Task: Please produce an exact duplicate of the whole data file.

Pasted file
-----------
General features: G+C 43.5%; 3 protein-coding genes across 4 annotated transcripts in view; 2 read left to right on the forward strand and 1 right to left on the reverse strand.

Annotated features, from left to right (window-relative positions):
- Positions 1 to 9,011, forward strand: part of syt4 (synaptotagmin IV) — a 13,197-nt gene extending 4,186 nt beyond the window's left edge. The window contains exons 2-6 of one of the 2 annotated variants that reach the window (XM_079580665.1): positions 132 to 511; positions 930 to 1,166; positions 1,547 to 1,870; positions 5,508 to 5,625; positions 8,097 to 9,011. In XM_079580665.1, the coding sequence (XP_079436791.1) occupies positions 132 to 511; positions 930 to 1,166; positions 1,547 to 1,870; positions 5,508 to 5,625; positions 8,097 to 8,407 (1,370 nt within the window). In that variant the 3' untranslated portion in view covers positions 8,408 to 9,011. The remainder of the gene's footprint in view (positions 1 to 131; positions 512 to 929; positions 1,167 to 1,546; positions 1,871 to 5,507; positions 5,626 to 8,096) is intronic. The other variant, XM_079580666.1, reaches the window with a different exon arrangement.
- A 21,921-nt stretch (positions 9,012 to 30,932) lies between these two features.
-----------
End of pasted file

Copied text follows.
General features: G+C 43.5%; 3 protein-coding genes across 4 annotated transcripts in view; 2 read left to right on the forward strand and 1 right to left on the reverse strand.

Annotated features, from left to right (window-relative positions):
- Positions 1 to 9,011, forward strand: part of syt4 (synaptotagmin IV) — a 13,197-nt gene extending 4,186 nt beyond the window's left edge. The window contains exons 2-6 of one of the 2 annotated variants that reach the window (XM_079580665.1): positions 132 to 511; positions 930 to 1,166; positions 1,547 to 1,870; positions 5,508 to 5,625; positions 8,097 to 9,011. In XM_079580665.1, the coding sequence (XP_079436791.1) occupies positions 132 to 511; positions 930 to 1,166; positions 1,547 to 1,870; positions 5,508 to 5,625; positions 8,097 to 8,407 (1,370 nt within the window). In that variant the 3' untranslated portion in view covers positions 8,408 to 9,011. The remainder of the gene's footprint in view (positions 1 to 131; positions 512 to 929; positions 1,167 to 1,546; positions 1,871 to 5,507; positions 5,626 to 8,096) is intronic. The other variant, XM_079580666.1, reaches the window with a different exon arrangement.
- A 21,921-nt stretch (positions 9,012 to 30,932) lies between these two features.